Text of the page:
July 20, 2010
By Alton K. Marsh
If only humans could lose weight as easily as the Skycatcher just did. McCauley Propeller Systems, owned by Textron as is Cessna Aircraft Co., got its composite propeller for aircraft approved. That means the payload for the Skycatcher just went up by four pounds.
It is a two-blade, fixed-pitch propeller that Cessna had hoped would be ready when deliveries started. It made the aircraft four pounds heavier than Cessna had promised. New owners of the aircraft, also called the Cessna 162, can now get the composite propeller in place of the metal prop that came with the aircraft.
“This is the first of a planned family of composite propellers we have in development, designed for a range of aircraft,” said McCauley Vice President and General Manager Peter Wilkinson. “We’re excited to have this announcement come on the heels of our consolidation of McCauley.”
The 1L100 is a new all-composite, fixed-pitch propeller specifically designed for the Skycatcher's Continental Motors O-200D engine (Continental is also a Textron company). It consists of a continuous fiber, single-piece design giving it high strength as well as light weight. McCauley will continue testing to gain FAA CFR Part 35 certification, making the propeller available to a wider range of aircraft.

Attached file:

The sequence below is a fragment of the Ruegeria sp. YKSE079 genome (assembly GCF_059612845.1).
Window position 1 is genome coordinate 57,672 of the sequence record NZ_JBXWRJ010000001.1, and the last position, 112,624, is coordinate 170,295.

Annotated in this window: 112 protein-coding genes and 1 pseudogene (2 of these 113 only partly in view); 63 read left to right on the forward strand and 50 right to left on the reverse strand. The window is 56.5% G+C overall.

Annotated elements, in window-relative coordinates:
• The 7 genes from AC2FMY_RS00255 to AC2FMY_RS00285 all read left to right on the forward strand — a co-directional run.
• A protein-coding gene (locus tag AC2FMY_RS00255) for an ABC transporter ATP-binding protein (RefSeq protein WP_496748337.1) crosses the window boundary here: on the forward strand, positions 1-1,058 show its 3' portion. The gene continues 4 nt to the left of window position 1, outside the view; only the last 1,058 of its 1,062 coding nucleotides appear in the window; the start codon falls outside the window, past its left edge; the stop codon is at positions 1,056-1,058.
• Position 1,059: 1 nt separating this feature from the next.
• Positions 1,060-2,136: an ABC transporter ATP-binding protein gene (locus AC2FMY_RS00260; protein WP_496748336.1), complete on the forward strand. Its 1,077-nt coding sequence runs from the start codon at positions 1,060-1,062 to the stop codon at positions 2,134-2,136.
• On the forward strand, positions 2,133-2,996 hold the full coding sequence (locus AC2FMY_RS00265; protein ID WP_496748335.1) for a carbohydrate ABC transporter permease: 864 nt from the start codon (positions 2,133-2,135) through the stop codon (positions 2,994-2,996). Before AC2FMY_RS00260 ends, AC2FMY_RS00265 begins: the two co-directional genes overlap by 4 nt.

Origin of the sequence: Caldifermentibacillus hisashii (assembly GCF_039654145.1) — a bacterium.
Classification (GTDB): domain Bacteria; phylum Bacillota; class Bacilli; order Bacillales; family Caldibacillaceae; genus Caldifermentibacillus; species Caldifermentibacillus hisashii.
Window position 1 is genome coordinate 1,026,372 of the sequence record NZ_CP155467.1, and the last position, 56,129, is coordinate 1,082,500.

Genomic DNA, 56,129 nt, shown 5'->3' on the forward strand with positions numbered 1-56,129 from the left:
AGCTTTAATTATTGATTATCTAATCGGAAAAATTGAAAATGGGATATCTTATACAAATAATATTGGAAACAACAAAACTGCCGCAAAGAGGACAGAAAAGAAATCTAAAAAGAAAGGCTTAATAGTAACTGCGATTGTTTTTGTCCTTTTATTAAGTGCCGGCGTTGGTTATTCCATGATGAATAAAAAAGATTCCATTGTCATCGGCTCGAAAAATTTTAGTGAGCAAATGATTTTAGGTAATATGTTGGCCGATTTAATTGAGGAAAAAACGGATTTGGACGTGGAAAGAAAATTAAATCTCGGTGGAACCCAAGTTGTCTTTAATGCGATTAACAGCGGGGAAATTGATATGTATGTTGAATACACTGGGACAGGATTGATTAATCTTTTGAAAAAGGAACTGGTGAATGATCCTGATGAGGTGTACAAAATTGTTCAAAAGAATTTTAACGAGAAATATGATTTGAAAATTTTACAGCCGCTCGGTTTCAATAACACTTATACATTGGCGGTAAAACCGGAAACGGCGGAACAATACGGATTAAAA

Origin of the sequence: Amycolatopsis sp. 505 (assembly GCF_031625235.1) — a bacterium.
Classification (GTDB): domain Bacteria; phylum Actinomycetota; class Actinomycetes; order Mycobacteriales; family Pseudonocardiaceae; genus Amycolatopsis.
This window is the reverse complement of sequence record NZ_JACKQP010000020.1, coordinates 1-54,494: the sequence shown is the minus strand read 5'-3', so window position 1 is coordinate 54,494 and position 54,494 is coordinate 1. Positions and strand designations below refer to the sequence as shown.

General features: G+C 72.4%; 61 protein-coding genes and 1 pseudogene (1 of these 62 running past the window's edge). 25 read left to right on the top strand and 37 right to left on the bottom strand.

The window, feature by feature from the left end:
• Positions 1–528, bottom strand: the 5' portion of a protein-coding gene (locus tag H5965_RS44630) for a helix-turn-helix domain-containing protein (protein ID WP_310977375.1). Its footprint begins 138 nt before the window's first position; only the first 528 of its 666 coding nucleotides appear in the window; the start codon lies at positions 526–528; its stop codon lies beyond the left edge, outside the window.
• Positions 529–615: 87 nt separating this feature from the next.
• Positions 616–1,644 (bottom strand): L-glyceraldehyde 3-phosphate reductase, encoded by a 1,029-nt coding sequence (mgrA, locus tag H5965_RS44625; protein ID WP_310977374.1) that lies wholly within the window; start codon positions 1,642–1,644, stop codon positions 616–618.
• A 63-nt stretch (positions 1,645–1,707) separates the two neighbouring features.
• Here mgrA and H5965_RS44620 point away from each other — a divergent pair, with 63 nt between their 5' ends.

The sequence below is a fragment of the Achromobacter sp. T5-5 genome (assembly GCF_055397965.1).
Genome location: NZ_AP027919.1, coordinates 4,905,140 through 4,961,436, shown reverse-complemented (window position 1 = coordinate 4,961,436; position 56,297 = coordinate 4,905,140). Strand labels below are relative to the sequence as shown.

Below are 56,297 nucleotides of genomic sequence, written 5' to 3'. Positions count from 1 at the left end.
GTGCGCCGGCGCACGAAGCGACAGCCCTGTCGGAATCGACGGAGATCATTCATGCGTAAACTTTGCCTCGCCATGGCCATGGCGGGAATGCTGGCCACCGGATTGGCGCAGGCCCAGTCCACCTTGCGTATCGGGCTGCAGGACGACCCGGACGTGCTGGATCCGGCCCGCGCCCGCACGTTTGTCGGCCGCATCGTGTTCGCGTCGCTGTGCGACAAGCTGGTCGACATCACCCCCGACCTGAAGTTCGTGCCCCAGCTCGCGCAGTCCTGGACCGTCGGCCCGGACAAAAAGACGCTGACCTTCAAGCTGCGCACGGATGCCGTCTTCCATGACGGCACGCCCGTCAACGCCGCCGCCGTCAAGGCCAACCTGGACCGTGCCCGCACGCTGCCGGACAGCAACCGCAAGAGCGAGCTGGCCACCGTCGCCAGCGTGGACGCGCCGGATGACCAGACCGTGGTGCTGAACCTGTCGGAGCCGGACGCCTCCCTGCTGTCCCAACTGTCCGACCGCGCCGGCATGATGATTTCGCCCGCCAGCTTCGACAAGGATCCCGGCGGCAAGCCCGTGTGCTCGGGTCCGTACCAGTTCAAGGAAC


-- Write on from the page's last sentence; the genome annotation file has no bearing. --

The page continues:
Cessna, which owns McCauley, consolidated the company’s operations in early July to better focus resources on development programs such as the 1L100.
Environmental groups are asking the EPA to take another look at avgas even as a government-industry program moves closer to finding unleaded alternatives.
Collaboration between the German government, academia, and airplane manufacturers may make future aircraft cabins more protective of pilots and passengers. The Safety Box team plans to apply auto racing technology to general aviation.
A father and his 14-year-old son were helping another pilot ferry a newly purchased aircraft from California to their home field in Virginia. The three made an overnight stop in Albuquerque before flying on to Illinois for fuel. But shortly after they parked the aircraft in Marion, Ill., they were approached by as many as 18 uniformed and non-uniformed law enforcement officers who came running toward the airplane.
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